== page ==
First European Hybrid Power Plant Converting Wind Power to Hydrogen Fuel
Wind Turbine behind Tanks at Prenzlau
Hydrogen power could be one of the solutions to our future energy needs, but until recently the problem with hydrogen power was its production for use as an energy source. Although hydrogen is the most common element in the known universe, actually capturing it for energy use is a process which itself usually requires some form of fuel or energy.
By far the most common method of produciing hydrogen currently is to strip hydrogen from natural gas using a process known as steam reforming. 95% of the world's hydrogen for energy usage is produced this way. Steam reforming of natural gas requires temperatures as high as 850 degrees celsius and pressures of up to 365 pounds per square inch (25 bar). If we're aiming for a sustainable future, creating hydrogen this way from the world's finite resources of fossil fuels isn't going to be the answer.
An alternative to steam reforming is to produce hydrogen by electric hydrolysis. This is a relatively simple method which you may have seen in chemistry lessons at school. Two electrodes - a positively charged anode and a negatively charged cathode - are run from a battery into water. The electic current splits the hydrogen and oxygen in the water, with the positive hydrogen ions being attracted to the cathode, and the negative oxygen ions going to the anode. Once the ions touch the electodes the hydrogen gains an electron (and the oxygen loses electrons), creating fully-fledged atoms of hydrogen and oxygen, which then rise in the water to be collected separately at the top.
Hydrogen Storage Tanks at Prenzlau
A major advantage of hydrolysis is that it produces hydrogen in a clean way. The problem is that it needs a source of the electrical power in the first place. A new working project in Prenzlau, 75 miles North of Berlin in Gemany aims to combine the advantages of wind power and hydrogen to overcome the problems of both forms of power production and to embrace the advantages
Prenzlau Wind to Hydrogen Site
Hydrogen is considered to be the main choice for storing renewable energy, as it is easily transported and stored in large amounts.
The three wind turbines at the Prenzlau project can each produce 2 Megawatts of power. Based on an estimation that 1 megawatt can supply enough power for 240 to 500 households, WindUpBattery estimates that the three turbines together should therefore be able to supply enough energy between them to power between 720 to 1500 homes, assuming a contant wind. As we all know, the wind isn't constant and reliable though, so when it comes to the future power companies working out how many homes should be powered by a certain number of wind turbines, the calculations need to take into consideration periods of low wind. This, combined with the fact that people don't use a set amount of electricity constantly, but instead vary their demands during the day, means that there is always the possibility of differences between supply and demand.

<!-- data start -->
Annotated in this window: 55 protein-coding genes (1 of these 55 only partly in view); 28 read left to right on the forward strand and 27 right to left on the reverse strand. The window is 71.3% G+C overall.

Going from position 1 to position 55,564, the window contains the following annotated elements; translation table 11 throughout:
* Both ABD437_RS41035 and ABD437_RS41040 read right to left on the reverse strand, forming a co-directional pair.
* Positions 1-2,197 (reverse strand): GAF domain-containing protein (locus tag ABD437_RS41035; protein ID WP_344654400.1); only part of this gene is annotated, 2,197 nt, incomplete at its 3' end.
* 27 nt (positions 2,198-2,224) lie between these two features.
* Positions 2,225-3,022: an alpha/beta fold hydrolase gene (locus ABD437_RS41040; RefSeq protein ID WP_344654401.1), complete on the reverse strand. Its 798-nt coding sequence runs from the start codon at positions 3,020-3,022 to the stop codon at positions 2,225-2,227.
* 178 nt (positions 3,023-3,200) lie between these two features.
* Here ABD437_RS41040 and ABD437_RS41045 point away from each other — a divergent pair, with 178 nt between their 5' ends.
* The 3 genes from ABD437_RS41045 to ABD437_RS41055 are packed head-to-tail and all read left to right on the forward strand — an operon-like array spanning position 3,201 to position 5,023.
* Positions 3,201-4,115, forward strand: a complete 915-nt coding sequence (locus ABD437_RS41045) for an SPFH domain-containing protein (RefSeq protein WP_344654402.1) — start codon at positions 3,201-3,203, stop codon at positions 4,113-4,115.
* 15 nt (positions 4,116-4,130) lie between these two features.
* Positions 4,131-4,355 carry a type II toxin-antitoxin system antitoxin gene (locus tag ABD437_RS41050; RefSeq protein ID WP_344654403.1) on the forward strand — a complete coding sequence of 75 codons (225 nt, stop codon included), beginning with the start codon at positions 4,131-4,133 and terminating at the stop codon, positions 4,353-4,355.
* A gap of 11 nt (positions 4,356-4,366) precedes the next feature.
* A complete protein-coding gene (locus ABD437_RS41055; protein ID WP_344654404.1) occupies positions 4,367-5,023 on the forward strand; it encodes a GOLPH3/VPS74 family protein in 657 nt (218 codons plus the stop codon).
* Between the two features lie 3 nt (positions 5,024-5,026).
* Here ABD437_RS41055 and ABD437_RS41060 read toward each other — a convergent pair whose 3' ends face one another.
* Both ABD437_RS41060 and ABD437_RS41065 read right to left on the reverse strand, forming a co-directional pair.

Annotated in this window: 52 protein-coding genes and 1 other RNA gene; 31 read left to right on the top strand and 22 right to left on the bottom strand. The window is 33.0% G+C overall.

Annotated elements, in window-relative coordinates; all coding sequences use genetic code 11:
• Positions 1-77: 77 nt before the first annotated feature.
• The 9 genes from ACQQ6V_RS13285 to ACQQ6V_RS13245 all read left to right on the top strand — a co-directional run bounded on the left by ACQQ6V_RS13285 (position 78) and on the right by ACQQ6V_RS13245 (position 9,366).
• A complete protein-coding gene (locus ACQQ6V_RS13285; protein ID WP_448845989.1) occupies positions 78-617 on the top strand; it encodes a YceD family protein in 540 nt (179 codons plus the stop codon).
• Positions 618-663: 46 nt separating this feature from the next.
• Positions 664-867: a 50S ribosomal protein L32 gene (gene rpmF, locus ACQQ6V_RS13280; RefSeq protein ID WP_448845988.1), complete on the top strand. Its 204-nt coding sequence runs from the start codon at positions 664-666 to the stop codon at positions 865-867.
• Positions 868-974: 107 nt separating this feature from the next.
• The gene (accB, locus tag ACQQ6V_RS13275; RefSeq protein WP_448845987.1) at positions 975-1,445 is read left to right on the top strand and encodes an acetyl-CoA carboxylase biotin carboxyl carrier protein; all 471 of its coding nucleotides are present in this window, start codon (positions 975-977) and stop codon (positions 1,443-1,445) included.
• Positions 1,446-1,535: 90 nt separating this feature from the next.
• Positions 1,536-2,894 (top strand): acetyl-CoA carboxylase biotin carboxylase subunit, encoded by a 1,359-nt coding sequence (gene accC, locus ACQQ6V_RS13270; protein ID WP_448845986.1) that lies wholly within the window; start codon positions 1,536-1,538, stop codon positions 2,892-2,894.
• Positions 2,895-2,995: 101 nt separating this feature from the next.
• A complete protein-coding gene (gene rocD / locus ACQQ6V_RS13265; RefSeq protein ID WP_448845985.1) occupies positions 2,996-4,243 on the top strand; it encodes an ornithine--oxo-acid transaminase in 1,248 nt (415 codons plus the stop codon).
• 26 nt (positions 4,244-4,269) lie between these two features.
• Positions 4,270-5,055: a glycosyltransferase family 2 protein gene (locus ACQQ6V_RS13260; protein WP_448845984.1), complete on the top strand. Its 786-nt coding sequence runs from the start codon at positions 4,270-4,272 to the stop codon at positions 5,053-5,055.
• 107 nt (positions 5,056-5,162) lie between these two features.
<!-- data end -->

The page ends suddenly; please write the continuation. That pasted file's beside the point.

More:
Prenzlau Wind to Hydrogen Production Diagram
Interestingly, according to Vattenfall, one of the energy companies participating in the Prenzlau project, currently the is no system within the renewable energy sector which is designed to compensate for supply and demand differences. Wind farms produce energy which is fed directl into the power grid but the challenge is to develop and employ a way of storing the energy when wind power production is greater than demand. The Prenzlau project enables a balance to be found in the renewable energy production system. Operating on the 6 megawatt that it providess, this is the first full scale European hybrid power plant to convert the variable nature of wind power to hydrogen for a reliable long-term renewable energy source for general electrical usage and for use in hydrogen fuel cell powered cars and other transport, as well as for heat to co-fire the power plant itself.
From the three 2 Megawatt wind turbines the electrical power can either be fed staight into the Power Grid, or to an electrolysis unit which is used to produce the hydrogen. This is stored in the plant's hydrogen storage tanks. From there the hydrogen can then be fed along the system and mixed with biogas from a separate unit at the project, and this mixture can be used to run two combined heat and power plants to produce both electricity for the Power Grid and district heating at times when high demand coincide with low wind power production.
Alternatively the hydrogen from the storage tanks can be used at vehicle filling stations in Hambutg and Berlin which are run by the Total energy company to supply fuel cell cars and other vehicles. Total has been testing the use of hydrogen filling station for around 10 years in Berlin to fuel clean transport with no carbon dioxide emissions.
Vattenfall and other partner companies are planning to extend this pilot project to several major future projects for creating and storing hydrogen from wind energy, including one in the German state of Brandenburg.
Photos and wind to hydrogen production diagram courtesy of Enertrag, one of the partner companies at Prenzlau.